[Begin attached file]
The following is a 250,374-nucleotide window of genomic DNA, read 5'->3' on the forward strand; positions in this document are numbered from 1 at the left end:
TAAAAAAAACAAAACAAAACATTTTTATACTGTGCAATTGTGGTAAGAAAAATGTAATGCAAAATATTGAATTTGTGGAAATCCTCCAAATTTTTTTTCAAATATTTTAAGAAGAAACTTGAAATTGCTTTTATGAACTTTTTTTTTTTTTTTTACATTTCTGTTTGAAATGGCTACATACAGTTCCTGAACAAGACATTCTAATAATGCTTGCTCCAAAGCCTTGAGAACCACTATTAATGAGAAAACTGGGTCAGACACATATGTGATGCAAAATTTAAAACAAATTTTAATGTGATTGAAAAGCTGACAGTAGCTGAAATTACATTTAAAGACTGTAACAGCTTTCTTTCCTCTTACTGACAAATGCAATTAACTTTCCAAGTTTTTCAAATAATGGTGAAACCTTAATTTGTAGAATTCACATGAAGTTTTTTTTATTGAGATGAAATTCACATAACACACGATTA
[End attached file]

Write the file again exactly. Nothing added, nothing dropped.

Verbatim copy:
The following is a 250,374-nucleotide window of genomic DNA, read 5'->3' on the forward strand; positions in this document are numbered from 1 at the left end:
TAAAAAAAACAAAACAAAACATTTTTATACTGTGCAATTGTGGTAAGAAAAATGTAATGCAAAATATTGAATTTGTGGAAATCCTCCAAATTTTTTTTCAAATATTTTAAGAAGAAACTTGAAATTGCTTTTATGAACTTTTTTTTTTTTTTTTACATTTCTGTTTGAAATGGCTACATACAGTTCCTGAACAAGACATTCTAATAATGCTTGCTCCAAAGCCTTGAGAACCACTATTAATGAGAAAACTGGGTCAGACACATATGTGATGCAAAATTTAAAACAAATTTTAATGTGATTGAAAAGCTGACAGTAGCTGAAATTACATTTAAAGACTGTAACAGCTTTCTTTCCTCTTACTGACAAATGCAATTAACTTTCCAAGTTTTTCAAATAATGGTGAAACCTTAATTTGTAGAATTCACATGAAGTTTTTTTTATTGAGATGAAATTCACATAACACACGATTA